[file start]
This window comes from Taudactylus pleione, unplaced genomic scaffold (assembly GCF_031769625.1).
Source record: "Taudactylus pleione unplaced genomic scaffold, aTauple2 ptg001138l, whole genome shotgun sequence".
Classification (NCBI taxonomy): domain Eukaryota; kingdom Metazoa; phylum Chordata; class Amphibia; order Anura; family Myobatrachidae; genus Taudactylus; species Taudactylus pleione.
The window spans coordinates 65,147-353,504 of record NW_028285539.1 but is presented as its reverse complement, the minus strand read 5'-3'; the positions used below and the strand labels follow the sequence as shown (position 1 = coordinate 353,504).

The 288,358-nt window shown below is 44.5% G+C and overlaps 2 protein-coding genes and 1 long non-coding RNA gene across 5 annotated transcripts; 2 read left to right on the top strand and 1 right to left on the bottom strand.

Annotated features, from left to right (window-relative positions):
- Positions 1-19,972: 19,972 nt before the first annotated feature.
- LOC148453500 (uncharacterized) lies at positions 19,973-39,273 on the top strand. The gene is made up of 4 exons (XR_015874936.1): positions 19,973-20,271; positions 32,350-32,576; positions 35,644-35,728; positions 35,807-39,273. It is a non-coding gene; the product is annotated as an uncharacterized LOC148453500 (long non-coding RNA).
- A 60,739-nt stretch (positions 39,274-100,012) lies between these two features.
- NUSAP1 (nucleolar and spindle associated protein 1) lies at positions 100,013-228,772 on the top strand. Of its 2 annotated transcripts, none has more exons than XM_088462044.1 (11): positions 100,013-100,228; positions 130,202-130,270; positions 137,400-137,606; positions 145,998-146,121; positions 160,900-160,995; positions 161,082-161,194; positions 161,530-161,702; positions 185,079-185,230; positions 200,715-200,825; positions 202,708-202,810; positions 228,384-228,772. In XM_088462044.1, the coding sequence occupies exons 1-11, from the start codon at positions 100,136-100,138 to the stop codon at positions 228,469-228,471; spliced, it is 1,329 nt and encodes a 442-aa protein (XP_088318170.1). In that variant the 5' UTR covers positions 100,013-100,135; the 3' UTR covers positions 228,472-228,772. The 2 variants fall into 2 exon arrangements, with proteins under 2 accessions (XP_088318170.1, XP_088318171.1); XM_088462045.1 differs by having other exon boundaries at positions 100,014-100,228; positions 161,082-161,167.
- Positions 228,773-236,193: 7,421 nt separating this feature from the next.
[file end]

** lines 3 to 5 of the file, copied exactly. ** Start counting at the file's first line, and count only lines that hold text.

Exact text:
Classification (NCBI taxonomy): domain Eukaryota; kingdom Metazoa; phylum Chordata; class Amphibia; order Anura; family Myobatrachidae; genus Taudactylus; species Taudactylus pleione.
The window spans coordinates 65,147-353,504 of record NW_028285539.1 but is presented as its reverse complement, the minus strand read 5'-3'; the positions used below and the strand labels follow the sequence as shown (position 1 = coordinate 353,504).

The 288,358-nt window shown below is 44.5% G+C and overlaps 2 protein-coding genes and 1 long non-coding RNA gene across 5 annotated transcripts; 2 read left to right on the top strand and 1 right to left on the bottom strand.